In previous posts we have explored the structural and dynamic optimisation benefits of an integrated operations program, yet there are many others that doesn’t fall neatly into those categories. Whereas most of the structural and optimisation benefits are realised once the IO program has been deployed and is operating, there are other benefits that show up at various other points during the design and implementation of the program. They are part structural, part optimisation and in some cases part cultural, and together can make up a significant portion of the value you would like to create.
Right at the beginning, when the idea of an IO implementation is still in its infancy, the business needs to consider how an Integrated Operations approach will alter the modus operandi of the business, and what impact this will have on its overall strategy. Some organisations view their Integrated Operations program as a source of significant competitive advantage, and ensure that IO capability development is present as a core theme that is weaved throughout the overall strategy of the business.
Others may consider that an IO program will be deployed in a more low-key manner, and that it’s main function is to support and facilitate better collaboration between functional business units. Either way, by asking these questions it allows you to consider your overall operating strategy from a new perspective, and often highlights opportunities of strategic importance.
During the project design and early implementation phases of your program, people will have to consider very consciously how they intend to work in the newly created reality. By looking at the day to day working processes from an IO perspective, two things become clear very quickly:
Firstly, some processes have gone unexamined for so long that they have become part of “the way we do things around here” without people questioning their overall efficiency. The outcome might still be desirable, but the world has moved on, and even without an IO deployment the process can be streamlined to achieve the same outcome in a more efficient manner. This is process optimisation.
Secondly, some processes simply won’t work in the new reality, and would require significant redesign in order to work in a highly integrated and often remote working environment. Some of the new collaboration technologies deployed might also require significant alteration of existing business process, and new, innovative ways of achieving the desired business outcome might be needed. This is business process innovation.
Process optimisation and innovation can be significant sources of value for your IO program. When implemented with a strong vision of building the workplace of the future, all your core value adding processes can be refreshed, stripped of unnecessary bureaucratic waste, and you can capitalise on the many of the advantages inherent in a highly collaborative work environment. This is also the step at which you want to lock in value, and ensure you do not go backwards from where you are now.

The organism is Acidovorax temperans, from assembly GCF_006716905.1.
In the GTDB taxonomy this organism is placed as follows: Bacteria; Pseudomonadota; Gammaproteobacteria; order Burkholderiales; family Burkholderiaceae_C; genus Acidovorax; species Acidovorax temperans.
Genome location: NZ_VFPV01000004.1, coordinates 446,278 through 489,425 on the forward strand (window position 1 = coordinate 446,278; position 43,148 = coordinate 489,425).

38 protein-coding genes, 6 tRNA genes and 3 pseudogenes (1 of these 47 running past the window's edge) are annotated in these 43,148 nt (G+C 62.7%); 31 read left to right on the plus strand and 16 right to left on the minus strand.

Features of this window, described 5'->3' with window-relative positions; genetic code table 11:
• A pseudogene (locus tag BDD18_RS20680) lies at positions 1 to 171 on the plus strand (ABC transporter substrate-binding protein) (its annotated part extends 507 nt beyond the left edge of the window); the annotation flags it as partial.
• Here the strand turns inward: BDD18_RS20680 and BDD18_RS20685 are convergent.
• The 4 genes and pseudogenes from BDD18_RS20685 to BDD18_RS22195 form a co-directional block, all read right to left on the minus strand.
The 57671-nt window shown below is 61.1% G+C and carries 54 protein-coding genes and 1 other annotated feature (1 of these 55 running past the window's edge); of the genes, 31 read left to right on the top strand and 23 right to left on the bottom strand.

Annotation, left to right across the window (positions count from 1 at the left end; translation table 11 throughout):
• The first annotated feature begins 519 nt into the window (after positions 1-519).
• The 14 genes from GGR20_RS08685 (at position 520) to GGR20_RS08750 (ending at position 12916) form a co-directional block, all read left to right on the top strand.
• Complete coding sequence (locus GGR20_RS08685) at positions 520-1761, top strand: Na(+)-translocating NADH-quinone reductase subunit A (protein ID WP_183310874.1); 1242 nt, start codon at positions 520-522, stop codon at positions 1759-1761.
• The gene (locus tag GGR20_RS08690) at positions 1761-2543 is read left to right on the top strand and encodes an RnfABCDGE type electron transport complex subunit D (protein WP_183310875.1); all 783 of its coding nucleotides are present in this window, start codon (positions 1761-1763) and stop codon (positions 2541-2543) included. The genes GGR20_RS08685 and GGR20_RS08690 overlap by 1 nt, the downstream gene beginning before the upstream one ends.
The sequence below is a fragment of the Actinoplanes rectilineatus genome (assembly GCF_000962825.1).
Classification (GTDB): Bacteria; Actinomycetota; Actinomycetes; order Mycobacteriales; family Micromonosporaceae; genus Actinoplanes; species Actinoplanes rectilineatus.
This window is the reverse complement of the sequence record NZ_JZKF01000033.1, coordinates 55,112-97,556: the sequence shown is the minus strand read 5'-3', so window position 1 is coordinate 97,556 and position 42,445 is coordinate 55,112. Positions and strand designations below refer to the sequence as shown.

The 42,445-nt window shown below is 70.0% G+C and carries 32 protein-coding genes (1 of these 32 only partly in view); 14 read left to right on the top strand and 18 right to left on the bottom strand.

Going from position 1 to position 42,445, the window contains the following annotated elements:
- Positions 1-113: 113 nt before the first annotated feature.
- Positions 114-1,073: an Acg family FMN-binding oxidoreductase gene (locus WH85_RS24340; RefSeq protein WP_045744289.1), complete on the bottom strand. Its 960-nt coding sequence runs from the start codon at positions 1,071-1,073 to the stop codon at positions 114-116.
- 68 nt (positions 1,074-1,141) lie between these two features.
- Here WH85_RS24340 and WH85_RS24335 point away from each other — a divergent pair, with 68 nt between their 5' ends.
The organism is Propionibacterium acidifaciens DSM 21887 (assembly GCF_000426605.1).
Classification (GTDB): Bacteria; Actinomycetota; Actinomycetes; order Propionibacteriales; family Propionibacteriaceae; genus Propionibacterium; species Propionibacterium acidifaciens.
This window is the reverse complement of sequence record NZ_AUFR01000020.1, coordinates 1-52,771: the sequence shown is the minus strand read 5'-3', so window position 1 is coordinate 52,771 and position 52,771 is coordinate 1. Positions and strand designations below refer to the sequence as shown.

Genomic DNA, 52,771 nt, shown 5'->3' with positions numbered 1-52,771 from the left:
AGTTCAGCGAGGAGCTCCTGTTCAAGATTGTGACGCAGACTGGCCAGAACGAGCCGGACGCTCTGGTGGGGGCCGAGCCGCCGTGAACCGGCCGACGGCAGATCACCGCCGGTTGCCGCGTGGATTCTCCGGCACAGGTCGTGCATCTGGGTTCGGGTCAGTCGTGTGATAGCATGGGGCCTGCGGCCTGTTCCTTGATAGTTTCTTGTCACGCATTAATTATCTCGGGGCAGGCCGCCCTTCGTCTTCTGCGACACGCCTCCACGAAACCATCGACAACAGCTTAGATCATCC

In many cases the collaboration benefits associated with IO deployments are largely wrapped up in the dynamic optimisation benefits you expect to realise, however not all the benefits are necessarily accounted for.
For example, increased interface efficiency certainly empowers your staff to manage deviations to the plan in real time, yet it can also be extended to interfaces and relationships not directly related to on-the-day execution activities. Streamlined functional support from HR, IT and Finance departments leads to a more robust, proactive organisation, where a culture of waste elimination is fostered throughout. With increased interface optimisation comes more familiarity about what other people are doing on the other side of the interface, which naturally make opportunities like cross training and alternate career paths easier to exploit.
Developing a cross functional decision making culture leads to better quality, more sustainable solutions to problems that requires broad insight. However, this thinking does not come naturally to most people. IO programs are particularly well suited for helping people break through the silo mentality that prevents the realisation of true cross functional outcomes. By supporting people with the right tools and frameworks, a disciplined approach to cross-functional decision making is relatively easy to maintain.
Finally, IO programs by their very nature put the spotlight on data quality, especially where end-to-end performance of the value chain is monitored in real time. The establishment of a single source of truth data set, accompanied with standard definitions of performance metrics allow for a data driven culture to emerge quite naturally. Overlay this with a mature approach to benchmarking that highlights the correlation between leading and lagging indicators, where top performance is emulated as opposed to poor performance being punished, and you have all the ingredients for a performance culture that is self-motivating and thrives on transparency. Most people naturally want to be better, and the wide publication of a variety of leader boards that are backed by proactive and positive management is a powerful tool in driving productivity.
Strategy optimization, process optimization and collaboration benefits can make up a significant part of the value your IO program can deliver. Add to that the all the structural and dynamic optimisation benefits, and it is highly unlikely that the value you can create through an approach like this does not vastly outweigh the associated costs associated with deployment. By working through all the IO value drivers and applying it to your business, a very exciting story about what you can achieve will emerge. If you want to have an initial discussion on how your business can realise some of this value, please feel free to contact us.